Appleton's Cyclopedia of American Biography, edited by James
Grant Wilson, John Fiske and Stanley L. Klos. Six volumes, New York: D. Appleton
and Company, 1887-1889 and 1999. Virtualology.com warns that these 19th Century
biographies contain errors and bias. We rely on volunteers to edit the historic
biographies on a continual basis. If you would like to edit this biographyplease
submit a rewritten biography in text form.
If acceptable, the new biography will be published above the 19th Century
Appleton's Cyclopedia Biography citing the volunteer editor
Virtual American Biographies
Over 30,000 personalities
with thousands of 19th Century illustrations, signatures, and exceptional life
welcomes editing and additions to the
biographies. To become this site's editor or a contributor
or e-mail Virtualology here.
ixtlilcuechahua (Isstleel-Quaychah'-Wahl Toltec king, born about 734; died about 825. He was the son of Chalchiuhtlanetzin, first Toltec king and founder of that monarchy. Ixtlileuechahua ascended the throne of Tula in 771, inherited the wisdom and prudence of his father, and was beloved by his subjects. Though he did his best to maintain peace with the neighboring nations, he defended his own and enlarged his dominions by conquest of the countries that attacked Tula. He made great exertions to civilize his kingdom, establishing schools for teaching useful arts and industries, and appointed Ituematzin as chronicler of the kingdom, giving him the special charge of collecting the historical paintings which his nation had preserved through all its peregrinations and which afterward formed the celebrated Teomaxtli. He reigned fifty-two years, and, according to the Toltec law, resigned in favor of his immediate heir, Iiuetzin, in 823.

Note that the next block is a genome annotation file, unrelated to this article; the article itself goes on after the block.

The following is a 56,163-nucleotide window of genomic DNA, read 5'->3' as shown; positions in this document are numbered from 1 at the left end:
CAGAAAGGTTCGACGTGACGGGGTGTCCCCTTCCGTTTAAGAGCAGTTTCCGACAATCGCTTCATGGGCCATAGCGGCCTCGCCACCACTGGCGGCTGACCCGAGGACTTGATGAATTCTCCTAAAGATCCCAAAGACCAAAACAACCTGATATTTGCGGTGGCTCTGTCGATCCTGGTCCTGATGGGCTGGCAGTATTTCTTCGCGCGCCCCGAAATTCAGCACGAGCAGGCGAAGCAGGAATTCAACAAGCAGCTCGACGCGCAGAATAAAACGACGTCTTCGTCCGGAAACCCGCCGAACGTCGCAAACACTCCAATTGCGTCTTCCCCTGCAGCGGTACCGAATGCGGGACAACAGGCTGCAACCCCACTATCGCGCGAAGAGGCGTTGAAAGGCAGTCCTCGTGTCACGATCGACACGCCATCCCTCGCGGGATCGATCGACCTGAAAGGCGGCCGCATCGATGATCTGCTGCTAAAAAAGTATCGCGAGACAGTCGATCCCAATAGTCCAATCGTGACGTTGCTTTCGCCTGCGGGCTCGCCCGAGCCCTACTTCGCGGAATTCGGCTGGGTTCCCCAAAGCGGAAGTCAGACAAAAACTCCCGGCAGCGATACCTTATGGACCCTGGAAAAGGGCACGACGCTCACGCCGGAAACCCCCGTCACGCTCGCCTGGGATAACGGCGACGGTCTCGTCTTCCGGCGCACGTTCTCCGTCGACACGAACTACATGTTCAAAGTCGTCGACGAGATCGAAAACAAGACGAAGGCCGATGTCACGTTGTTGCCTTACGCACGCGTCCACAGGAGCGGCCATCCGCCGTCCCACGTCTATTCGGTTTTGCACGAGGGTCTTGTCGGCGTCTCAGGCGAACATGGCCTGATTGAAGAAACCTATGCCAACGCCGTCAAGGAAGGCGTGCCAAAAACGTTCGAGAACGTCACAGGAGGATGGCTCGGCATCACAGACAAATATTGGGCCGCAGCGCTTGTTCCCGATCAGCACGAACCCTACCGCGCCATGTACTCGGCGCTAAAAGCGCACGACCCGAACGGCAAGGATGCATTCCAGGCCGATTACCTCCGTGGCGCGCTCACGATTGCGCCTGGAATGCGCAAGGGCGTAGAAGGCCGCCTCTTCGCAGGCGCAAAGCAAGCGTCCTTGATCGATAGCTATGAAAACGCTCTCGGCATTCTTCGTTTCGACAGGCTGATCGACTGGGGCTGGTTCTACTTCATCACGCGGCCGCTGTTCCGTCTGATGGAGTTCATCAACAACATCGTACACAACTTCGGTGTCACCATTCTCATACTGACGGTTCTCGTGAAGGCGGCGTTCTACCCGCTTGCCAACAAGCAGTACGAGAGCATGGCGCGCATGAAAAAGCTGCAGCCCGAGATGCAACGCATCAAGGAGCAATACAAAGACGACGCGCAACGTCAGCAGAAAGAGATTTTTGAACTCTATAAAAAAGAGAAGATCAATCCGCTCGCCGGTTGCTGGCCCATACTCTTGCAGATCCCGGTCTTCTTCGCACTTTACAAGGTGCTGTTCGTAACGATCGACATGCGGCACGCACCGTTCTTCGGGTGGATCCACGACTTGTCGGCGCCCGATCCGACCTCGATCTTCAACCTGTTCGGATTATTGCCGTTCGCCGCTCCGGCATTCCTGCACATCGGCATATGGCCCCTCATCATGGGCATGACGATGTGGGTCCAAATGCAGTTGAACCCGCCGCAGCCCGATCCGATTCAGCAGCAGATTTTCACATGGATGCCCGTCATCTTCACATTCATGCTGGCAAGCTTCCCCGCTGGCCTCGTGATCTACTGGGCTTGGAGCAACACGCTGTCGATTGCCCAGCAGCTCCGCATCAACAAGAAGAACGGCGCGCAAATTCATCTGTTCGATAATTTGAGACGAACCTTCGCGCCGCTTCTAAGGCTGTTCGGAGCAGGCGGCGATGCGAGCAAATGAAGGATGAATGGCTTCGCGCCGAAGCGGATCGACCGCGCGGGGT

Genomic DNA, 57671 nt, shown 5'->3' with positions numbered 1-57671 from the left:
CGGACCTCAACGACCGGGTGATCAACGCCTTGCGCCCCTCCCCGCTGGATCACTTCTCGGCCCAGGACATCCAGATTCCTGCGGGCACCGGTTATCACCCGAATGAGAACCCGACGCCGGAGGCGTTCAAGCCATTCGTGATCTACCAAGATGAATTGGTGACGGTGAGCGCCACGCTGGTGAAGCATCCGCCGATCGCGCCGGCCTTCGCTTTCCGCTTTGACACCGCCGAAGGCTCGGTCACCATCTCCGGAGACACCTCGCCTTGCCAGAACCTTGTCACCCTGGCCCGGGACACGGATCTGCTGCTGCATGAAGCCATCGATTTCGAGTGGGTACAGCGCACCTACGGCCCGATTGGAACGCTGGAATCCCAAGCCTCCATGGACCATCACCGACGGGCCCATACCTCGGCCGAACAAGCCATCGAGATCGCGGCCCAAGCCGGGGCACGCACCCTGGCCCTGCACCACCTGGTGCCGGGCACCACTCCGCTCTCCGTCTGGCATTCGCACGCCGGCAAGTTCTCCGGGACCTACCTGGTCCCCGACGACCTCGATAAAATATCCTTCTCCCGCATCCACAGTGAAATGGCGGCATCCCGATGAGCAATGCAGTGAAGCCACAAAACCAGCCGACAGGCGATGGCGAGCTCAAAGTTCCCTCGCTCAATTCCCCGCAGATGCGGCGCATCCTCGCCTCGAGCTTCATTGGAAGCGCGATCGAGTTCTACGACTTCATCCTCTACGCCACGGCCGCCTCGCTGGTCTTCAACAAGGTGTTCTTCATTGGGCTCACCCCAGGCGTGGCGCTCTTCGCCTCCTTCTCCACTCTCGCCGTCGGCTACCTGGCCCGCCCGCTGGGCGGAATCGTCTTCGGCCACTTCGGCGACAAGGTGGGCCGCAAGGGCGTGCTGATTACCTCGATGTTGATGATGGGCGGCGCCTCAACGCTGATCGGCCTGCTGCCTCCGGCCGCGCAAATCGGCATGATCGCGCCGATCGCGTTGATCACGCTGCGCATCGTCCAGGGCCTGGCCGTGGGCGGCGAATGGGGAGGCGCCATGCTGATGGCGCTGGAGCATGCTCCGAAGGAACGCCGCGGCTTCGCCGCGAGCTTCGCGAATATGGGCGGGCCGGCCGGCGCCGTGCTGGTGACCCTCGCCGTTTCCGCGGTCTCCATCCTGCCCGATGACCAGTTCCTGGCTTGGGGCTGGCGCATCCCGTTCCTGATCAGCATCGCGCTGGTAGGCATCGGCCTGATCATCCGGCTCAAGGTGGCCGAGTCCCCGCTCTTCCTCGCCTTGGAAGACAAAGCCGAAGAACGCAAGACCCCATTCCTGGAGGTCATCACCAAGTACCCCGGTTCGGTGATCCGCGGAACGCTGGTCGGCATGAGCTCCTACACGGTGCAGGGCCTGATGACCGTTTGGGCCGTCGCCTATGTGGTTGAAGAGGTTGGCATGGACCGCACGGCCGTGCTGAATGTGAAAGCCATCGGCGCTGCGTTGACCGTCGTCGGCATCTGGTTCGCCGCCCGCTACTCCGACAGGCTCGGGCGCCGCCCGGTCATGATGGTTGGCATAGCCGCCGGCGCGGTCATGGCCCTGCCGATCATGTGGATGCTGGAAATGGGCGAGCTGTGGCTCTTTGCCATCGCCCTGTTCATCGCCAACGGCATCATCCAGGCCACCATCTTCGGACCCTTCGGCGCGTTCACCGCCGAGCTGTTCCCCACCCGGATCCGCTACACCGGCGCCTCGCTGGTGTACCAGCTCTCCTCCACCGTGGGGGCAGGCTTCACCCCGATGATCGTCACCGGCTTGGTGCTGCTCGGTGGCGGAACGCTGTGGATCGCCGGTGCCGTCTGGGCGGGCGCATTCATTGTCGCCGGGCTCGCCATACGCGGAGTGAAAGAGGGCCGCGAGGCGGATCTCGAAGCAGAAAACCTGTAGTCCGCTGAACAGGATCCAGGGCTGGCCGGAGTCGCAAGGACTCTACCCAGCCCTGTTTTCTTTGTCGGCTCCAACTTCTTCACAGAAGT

This site and its contents are not affiliated, connected,
associated with or authorized by the individual, family,
friends, or trademarked entities utilizing any part or
the subject's entire name. Any official or affiliated
sites that are related to this subject will be hyper
linked below upon submission
and Evisum, Inc. review.
Please join us in our mission to incorporate America's Four United Republics discovery-based curriculum into the classroom of every primary and secondary school in the United States of America by July 2, 2026, the nation’s 250th birthday. , the United States of America: We The
People. Click Here